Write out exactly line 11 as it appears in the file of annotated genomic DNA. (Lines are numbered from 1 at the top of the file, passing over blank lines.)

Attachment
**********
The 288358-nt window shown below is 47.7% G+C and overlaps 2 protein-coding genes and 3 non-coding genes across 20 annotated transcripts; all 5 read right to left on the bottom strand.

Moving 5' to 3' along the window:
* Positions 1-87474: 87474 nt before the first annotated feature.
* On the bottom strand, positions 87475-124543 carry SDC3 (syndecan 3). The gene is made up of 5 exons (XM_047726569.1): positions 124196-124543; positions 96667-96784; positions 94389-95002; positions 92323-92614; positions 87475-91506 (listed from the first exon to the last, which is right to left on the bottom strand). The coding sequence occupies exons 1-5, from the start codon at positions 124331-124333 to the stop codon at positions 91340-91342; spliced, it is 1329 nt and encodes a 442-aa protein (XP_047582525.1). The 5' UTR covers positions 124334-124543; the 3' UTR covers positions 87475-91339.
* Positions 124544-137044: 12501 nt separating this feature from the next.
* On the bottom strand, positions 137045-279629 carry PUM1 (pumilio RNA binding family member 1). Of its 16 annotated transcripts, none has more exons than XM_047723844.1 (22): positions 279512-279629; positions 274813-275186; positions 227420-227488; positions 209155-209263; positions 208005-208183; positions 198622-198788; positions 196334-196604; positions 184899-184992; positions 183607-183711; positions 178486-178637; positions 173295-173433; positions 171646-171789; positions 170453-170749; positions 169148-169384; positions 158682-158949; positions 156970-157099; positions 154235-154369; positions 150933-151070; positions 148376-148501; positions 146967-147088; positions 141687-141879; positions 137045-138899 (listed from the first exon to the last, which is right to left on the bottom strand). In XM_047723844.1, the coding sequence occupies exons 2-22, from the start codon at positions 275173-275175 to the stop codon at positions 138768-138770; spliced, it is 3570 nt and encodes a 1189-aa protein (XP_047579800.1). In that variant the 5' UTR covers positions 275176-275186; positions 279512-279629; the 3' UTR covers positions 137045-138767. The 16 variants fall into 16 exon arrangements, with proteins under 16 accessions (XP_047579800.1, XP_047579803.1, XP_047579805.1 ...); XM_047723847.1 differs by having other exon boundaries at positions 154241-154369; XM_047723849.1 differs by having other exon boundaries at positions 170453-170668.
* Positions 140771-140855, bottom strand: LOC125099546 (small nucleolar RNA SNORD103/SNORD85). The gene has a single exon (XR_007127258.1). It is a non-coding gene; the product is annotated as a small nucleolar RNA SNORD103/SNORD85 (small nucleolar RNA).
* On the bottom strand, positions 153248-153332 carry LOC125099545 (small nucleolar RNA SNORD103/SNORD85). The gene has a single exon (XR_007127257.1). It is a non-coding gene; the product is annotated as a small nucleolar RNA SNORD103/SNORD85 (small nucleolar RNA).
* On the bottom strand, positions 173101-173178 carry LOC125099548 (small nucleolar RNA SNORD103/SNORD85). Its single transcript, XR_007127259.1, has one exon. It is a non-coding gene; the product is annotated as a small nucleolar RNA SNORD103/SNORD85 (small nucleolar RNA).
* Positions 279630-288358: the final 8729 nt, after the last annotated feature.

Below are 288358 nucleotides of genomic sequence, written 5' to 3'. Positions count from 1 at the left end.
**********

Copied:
Below are 288358 nucleotides of genomic sequence, written 5' to 3'. Positions count from 1 at the left end.